When I was first asked to review How To Be An American Housewife, I was immediately intrigued by the title. I knew it was fiction and not some how-to guide (because really, that would be kind of awkward if they'd actually made a how-to book for acclimating to American domesticity), but the title piqued my interest, especially when juxtaposed against the photo of the Japanese woman set behind it.
It turns out the title was based on a book by the same name that actually did exist back in the 1940s when Japanese women were marrying American GIs in droves during WWII. The novel's author, Margaret Dilloway, noticed an old copy her Japanese mother owned, given by her GI husband (and later Dilloway's father) in an effort to help her acclimate when he first brought her to America. It was this book, which later turned out to be a manual of sorts for Japanese maids and therefore was never read, that was the inspiration behind Dilloway's debut novel of the same name.
How To Be An American Housewife is not only a book about mother/daughter relationships, it's commentary on cultural assimilation. Of yearning to fit into a new culture and land while missing family and letting go of traditions left behind on native soil.
The first half of the novel is narrated by Shoko, a Japanese woman determined to come to America. She marries an American GI she falls in love with much later in life, but her struggles going from Japan to setting up a home near a military base in San Diego, California, are at the same time both humbling and heartbreaking. Dilloway cleverly crafts Shoko's narrative so that everything Shoko thinks is written in perfect English, while everything she communicates to her husband, children's teachers, or fellow parents comes out clunky, broken and distorted (since English is her second language). Through Shoko readers have a window into what it's like as a foreigner in America, of the language barriers and sometimes physical traits that shouldn't but often cast one as "an outsider."
The story continues through Shoko's narrative, gliding along memories she has of experiences in both Japan and America and the transition between, when about half-way through the narrative baton is passed to her American-born daughter, Sue.
Sue is a single mother and working professional with one divorce under her belt. She hates her job, has no love life and feels misunderstood by everyone, including her parents (and especially Shoko). Even though she's in her 30s, Sue still feels like she has no identity since she was raised in a multi-cultural household and loathes the fact that she could never fully fit in growing up; Shoko with her broken English seemed always an embarrassment for Sue at school functions or when she wanted to invite friends over. Even at 30-something, Sue's still not sure where she belongs and because of this has remained quiet, withdrawn and passive -- a wallflower, through and through.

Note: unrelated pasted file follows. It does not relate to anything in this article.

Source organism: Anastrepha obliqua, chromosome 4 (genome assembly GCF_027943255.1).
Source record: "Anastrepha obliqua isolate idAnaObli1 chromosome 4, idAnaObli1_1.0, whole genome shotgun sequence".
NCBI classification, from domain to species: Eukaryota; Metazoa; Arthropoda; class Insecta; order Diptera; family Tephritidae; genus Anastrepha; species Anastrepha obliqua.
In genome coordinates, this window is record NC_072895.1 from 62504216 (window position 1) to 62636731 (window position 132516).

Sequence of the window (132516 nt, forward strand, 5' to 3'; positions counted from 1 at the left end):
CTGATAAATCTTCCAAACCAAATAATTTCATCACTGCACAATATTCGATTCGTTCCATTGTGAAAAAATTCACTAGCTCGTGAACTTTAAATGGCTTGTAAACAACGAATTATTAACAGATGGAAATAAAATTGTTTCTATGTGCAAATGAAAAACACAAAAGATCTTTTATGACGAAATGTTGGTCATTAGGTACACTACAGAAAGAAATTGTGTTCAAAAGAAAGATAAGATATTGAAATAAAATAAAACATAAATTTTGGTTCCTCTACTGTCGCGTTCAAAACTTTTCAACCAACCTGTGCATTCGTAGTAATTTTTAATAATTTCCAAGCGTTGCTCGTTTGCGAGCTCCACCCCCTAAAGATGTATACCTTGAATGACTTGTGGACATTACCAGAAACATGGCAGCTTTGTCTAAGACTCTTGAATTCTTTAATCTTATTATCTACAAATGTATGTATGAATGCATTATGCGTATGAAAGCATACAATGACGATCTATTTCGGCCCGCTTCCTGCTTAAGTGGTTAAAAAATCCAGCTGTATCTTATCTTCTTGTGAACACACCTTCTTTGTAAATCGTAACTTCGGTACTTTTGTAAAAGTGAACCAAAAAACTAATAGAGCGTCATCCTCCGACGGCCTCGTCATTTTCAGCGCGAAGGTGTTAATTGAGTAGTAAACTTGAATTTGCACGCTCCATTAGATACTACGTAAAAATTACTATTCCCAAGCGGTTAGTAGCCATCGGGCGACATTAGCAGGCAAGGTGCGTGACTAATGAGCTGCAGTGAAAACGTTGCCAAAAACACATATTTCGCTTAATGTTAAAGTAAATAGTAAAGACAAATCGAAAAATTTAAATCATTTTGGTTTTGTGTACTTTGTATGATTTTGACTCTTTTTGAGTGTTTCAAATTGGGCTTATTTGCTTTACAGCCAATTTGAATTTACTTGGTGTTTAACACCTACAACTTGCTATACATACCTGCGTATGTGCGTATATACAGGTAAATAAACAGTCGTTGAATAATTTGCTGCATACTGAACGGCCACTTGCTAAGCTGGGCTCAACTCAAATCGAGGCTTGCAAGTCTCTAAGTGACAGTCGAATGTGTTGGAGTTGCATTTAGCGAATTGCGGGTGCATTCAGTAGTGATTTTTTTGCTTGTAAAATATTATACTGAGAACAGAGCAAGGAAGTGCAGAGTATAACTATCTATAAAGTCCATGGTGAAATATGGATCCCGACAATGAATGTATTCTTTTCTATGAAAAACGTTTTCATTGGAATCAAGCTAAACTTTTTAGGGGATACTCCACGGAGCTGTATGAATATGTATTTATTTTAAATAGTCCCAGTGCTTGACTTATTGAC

It's only when Shoko asks Sue to travel back to Japan for her to mend a decades-old family argument that Sue (with her daughter in tow) comes into her own as a woman and begins to see the beauty of growing up multi-culturally. The acceptance of her upbringing and heritage (which were both solid but much different than her peers) starts to quickly transform Sue into a new woman, and brings about a level of understanding for her mother and mother's life before America that is fascinating to read.
I recommend this book to anyone who's ever felt like their mothers (or daughters) misunderstand them, or to anyone who's questioned their roots and what it means to be a part of a certain ethnic group. Dilloway's excels at showing the uncomfortable situations Shoko finds herself in once she arrives in America, the loneliness Shoko experiences as she lets go of her past to build her future, and the wallflower Sue who eventually blooms by reconnecting with her origins as a favor to her ailing mother. For a debut novel, I was thoroughly impressed.
This week in books 10/21/16
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